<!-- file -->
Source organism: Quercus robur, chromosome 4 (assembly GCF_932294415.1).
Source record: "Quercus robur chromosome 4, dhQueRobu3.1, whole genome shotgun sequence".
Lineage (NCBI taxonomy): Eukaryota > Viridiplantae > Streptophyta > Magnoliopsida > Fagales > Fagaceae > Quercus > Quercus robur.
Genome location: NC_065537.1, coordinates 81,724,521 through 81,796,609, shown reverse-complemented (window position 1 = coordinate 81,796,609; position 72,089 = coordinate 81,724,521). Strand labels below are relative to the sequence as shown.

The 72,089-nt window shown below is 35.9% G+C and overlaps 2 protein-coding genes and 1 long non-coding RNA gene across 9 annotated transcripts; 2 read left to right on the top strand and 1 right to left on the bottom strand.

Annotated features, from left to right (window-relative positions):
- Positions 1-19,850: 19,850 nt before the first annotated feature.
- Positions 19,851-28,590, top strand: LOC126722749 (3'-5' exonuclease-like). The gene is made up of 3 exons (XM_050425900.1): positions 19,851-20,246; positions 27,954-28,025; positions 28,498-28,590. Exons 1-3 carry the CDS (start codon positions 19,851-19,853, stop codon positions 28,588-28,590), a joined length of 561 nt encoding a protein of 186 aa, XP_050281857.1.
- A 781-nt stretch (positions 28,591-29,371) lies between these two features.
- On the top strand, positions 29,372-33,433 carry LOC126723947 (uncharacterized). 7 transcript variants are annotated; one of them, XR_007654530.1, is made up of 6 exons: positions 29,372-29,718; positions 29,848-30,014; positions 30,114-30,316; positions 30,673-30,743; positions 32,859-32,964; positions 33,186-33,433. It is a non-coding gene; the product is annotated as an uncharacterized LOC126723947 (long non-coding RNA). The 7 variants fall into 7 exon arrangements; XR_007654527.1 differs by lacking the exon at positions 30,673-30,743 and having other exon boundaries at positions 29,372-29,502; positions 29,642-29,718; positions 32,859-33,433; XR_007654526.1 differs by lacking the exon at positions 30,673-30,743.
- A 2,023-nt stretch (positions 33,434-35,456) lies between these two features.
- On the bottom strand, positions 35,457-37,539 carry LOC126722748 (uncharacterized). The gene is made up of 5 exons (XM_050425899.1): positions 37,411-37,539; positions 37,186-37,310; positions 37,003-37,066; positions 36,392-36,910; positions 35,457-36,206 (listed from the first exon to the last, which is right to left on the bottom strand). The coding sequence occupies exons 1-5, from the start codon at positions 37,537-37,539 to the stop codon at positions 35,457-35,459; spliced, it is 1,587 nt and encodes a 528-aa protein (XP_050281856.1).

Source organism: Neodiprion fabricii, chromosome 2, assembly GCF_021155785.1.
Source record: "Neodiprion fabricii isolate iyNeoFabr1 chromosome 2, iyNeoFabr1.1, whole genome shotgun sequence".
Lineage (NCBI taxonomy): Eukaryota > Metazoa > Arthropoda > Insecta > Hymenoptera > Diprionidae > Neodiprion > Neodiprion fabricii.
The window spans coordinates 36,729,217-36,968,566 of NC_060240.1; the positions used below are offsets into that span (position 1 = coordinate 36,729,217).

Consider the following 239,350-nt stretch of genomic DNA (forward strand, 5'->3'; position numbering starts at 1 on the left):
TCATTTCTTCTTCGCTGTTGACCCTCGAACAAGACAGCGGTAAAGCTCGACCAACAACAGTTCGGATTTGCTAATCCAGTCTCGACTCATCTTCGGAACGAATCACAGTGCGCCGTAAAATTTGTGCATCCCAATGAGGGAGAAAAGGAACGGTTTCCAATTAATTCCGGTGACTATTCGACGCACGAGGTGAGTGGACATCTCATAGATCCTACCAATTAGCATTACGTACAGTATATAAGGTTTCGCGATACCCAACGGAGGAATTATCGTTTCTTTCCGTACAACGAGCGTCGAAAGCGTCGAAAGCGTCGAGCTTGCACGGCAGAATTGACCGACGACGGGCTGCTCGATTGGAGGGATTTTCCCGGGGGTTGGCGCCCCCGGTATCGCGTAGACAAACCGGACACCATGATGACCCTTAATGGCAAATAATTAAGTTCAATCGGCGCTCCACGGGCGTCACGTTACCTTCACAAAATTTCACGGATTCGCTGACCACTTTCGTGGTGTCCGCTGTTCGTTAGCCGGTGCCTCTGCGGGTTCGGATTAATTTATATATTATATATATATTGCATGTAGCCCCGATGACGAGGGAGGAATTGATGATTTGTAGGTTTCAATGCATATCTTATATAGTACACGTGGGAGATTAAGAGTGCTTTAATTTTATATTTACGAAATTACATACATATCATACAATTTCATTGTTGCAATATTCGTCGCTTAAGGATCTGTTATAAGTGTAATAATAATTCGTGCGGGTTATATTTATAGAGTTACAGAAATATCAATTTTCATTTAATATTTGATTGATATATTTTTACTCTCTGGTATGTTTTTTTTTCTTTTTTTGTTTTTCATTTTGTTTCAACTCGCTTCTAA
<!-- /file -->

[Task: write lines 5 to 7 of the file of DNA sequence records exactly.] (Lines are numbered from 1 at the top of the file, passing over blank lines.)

The 72,089-nt window shown below is 35.9% G+C and overlaps 2 protein-coding genes and 1 long non-coding RNA gene across 9 annotated transcripts; 2 read left to right on the top strand and 1 right to left on the bottom strand.

Annotated features, from left to right (window-relative positions):
- Positions 1-19,850: 19,850 nt before the first annotated feature.